European research organisations and companies are busy targeting microservers as a potential very large revenue stream for the medium term. At least four groups, funded to a large extent by the EU’s 7th Framework Programme, are looking at a variety of often overlapping processor, system and software architecture projects, all scheduled to finish in September 2016.
Microservers are targeting applications which, individually, may not require very high levels of computing performance, but which may need to be done in large numbers and/or may have critical latency aspects to performance. Importantly, the individual components and subsystem being devised are also expected to have applications in other spheres, notably in the radio access networks (RAN) of mobile infrastructure gear and some high end embedded systems. The make-up of the collaborative projects reflects these potential user cases.
The nine member Euroserver project, for example, links processor IP specialist ARM and chip maker STMicroelectronics with Eurotech, the Italian specialist in systems integration at the board and machine levels, and Greek hardware-software integrator FORTH. On the academic side, the world renowned wireless infrastructure group from Technical University Dresden is working on how databases are handled in embedded communications systems. UK group OnApp, which specialises in Infrastructure as a Service – or IaaS – cloud platforms used mainly by web-hosting providers, is the end-user partner.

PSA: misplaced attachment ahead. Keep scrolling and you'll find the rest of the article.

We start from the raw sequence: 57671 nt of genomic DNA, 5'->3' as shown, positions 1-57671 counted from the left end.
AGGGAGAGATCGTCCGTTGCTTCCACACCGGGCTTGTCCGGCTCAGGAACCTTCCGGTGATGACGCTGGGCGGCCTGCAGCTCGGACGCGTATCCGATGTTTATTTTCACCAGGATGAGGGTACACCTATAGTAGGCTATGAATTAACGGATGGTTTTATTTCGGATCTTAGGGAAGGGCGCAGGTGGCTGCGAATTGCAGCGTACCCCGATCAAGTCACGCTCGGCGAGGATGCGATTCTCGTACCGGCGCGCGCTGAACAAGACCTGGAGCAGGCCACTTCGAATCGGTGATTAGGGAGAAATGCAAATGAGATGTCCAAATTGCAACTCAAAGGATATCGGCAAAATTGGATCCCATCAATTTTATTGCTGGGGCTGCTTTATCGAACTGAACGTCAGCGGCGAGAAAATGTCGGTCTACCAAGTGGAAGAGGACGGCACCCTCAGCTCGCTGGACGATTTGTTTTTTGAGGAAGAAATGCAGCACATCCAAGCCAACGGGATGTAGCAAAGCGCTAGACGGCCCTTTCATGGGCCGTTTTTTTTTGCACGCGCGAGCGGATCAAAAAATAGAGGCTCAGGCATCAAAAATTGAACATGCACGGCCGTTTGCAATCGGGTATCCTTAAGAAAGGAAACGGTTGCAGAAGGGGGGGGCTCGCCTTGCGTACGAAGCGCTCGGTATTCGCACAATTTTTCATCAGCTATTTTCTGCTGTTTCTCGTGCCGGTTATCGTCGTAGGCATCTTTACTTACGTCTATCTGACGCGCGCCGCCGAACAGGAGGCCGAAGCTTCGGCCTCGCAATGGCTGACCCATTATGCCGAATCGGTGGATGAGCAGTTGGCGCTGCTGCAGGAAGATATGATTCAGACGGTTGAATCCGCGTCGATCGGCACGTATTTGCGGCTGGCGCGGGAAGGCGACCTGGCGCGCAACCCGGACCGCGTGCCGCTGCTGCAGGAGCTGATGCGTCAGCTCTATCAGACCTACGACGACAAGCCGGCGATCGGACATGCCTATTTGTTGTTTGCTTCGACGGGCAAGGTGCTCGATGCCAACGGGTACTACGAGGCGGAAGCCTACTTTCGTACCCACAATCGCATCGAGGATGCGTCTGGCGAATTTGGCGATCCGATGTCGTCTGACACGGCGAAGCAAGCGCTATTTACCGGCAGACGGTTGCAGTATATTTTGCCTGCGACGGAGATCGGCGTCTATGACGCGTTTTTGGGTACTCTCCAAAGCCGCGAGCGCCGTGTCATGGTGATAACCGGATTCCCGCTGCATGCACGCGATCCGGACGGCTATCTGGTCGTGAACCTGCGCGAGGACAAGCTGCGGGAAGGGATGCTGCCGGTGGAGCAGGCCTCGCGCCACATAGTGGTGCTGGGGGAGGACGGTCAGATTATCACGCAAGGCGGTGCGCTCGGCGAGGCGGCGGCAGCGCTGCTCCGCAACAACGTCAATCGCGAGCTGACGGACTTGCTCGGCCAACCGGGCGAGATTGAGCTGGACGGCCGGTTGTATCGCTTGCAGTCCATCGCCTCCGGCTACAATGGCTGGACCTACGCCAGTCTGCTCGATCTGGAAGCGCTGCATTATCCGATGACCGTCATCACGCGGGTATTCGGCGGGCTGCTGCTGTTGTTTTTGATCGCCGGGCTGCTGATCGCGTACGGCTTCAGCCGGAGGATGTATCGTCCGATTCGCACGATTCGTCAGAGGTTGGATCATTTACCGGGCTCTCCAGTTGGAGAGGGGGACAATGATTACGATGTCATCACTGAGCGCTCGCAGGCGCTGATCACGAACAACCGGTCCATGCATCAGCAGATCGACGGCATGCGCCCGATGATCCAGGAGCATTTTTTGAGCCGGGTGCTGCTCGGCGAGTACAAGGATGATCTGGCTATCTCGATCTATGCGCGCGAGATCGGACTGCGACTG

One of the key themes is ‘easy scalability’, Yves Durand, the project co-ordinator from French group CEA-LETI in Grenoble told New Electronics.
“With Intel’s processor architecture, which currently dominates the servers and high end computing sectors, you are de facto running at full power. But with the scale out architecture outlined in a forerunner project dubbed Eurocloud, we know well how to best use many smaller processor cores, and how to share memory more flexibly, so as to reduce significantly the power dissipation. I/O virtualisation will also help in this regard through hardware and software support,” said Durand.
“In the first stage of the project,” he added, “we analysed, tested and revisited some of the throughputs and latencies of the ‘chiplet’ and memory links that we considered would be needed. Now, we are starting to build prototypes – and Eurotech will have a key role. In essence, the project from now will be to exploit the capabilities of the chip.”